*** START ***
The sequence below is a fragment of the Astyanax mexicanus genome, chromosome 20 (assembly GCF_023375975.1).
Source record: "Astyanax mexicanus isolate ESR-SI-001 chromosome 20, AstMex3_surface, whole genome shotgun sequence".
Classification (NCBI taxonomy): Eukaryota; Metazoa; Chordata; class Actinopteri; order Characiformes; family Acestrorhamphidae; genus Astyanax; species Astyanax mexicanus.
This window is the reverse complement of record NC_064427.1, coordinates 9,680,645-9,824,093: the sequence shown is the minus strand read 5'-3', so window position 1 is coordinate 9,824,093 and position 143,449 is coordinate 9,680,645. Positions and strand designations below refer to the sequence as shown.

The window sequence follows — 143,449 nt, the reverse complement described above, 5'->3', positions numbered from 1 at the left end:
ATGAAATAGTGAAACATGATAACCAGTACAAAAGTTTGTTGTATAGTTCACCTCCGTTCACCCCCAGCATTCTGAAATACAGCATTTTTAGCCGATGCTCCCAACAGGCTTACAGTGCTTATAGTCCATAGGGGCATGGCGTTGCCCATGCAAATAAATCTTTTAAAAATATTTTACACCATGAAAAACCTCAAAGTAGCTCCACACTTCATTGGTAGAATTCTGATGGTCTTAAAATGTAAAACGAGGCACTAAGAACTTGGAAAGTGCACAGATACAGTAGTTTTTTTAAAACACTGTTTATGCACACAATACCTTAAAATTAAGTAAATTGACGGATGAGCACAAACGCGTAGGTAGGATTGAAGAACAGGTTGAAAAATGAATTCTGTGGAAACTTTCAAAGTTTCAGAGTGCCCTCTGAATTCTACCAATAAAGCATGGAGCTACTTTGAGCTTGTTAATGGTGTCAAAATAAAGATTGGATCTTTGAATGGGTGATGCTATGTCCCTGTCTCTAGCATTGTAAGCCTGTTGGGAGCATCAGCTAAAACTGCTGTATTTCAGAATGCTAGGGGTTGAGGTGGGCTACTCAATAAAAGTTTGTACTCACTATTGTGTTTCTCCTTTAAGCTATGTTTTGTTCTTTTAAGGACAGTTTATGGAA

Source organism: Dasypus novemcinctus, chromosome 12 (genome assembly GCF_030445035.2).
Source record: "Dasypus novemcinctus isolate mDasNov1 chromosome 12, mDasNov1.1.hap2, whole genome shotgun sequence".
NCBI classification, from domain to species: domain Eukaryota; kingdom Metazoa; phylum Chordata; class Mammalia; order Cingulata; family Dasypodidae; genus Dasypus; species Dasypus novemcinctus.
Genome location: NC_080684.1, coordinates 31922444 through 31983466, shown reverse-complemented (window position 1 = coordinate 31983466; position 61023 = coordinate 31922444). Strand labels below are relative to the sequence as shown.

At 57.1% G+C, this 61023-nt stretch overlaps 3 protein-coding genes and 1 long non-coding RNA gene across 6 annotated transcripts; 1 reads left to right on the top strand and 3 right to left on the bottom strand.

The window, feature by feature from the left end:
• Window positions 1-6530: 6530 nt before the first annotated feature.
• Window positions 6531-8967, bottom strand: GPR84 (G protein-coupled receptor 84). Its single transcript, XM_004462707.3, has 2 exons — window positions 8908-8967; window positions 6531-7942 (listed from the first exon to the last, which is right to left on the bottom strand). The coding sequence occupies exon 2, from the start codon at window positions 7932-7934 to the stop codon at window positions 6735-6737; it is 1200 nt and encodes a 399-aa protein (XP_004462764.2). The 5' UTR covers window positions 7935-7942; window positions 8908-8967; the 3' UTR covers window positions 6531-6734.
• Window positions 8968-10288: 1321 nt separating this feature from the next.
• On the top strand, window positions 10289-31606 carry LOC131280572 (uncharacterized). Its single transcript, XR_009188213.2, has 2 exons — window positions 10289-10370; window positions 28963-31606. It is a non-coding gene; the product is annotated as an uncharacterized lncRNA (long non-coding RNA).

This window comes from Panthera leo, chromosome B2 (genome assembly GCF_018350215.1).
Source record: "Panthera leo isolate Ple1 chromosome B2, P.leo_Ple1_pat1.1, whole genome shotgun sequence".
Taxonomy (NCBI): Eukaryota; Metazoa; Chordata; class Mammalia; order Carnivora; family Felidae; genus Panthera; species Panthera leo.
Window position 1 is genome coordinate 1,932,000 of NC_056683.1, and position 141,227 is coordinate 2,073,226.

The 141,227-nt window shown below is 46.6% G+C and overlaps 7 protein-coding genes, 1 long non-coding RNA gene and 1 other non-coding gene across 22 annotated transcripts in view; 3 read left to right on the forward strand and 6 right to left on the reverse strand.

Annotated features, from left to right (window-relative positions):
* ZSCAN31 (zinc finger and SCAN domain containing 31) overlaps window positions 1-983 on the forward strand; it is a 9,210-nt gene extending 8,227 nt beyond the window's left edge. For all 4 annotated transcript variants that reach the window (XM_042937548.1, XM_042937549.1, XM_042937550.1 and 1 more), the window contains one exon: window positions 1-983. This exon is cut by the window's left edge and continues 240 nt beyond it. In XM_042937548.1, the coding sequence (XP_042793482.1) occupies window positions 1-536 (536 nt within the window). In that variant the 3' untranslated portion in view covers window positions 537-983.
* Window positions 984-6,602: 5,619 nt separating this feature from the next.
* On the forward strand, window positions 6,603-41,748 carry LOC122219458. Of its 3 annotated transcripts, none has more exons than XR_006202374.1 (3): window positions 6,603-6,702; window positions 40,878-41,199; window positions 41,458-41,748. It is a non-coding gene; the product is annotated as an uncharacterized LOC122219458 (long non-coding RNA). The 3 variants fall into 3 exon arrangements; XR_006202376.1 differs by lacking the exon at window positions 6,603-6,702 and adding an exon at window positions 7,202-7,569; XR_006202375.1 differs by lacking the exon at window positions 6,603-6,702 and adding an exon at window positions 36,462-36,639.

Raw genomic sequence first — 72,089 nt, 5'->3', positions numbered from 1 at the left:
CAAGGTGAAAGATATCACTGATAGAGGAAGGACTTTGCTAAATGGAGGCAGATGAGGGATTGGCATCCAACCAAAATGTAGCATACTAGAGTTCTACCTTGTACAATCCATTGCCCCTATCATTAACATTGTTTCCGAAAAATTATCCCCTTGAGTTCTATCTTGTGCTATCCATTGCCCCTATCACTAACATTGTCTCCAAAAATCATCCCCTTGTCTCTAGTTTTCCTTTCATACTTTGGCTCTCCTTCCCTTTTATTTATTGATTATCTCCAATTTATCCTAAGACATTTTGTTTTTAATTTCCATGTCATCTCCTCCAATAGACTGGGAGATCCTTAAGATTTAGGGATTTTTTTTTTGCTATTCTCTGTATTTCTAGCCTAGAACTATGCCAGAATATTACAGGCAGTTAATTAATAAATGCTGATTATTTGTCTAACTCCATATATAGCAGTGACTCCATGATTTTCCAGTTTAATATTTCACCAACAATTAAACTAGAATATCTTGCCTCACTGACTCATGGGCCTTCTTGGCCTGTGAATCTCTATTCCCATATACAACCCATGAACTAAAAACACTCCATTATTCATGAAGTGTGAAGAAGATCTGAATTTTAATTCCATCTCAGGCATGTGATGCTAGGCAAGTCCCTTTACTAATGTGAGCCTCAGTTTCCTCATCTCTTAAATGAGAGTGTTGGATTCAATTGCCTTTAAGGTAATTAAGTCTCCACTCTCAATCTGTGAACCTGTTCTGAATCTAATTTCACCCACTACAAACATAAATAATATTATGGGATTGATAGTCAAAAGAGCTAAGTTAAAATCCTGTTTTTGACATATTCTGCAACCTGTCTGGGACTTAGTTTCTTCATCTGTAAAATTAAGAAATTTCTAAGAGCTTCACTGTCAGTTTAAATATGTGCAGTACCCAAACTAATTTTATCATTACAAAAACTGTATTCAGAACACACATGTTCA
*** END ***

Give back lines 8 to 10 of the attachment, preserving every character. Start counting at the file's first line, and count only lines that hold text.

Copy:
Source record: "Dasypus novemcinctus isolate mDasNov1 chromosome 12, mDasNov1.1.hap2, whole genome shotgun sequence".
NCBI classification, from domain to species: domain Eukaryota; kingdom Metazoa; phylum Chordata; class Mammalia; order Cingulata; family Dasypodidae; genus Dasypus; species Dasypus novemcinctus.
Genome location: NC_080684.1, coordinates 31922444 through 31983466, shown reverse-complemented (window position 1 = coordinate 31983466; position 61023 = coordinate 31922444). Strand labels below are relative to the sequence as shown.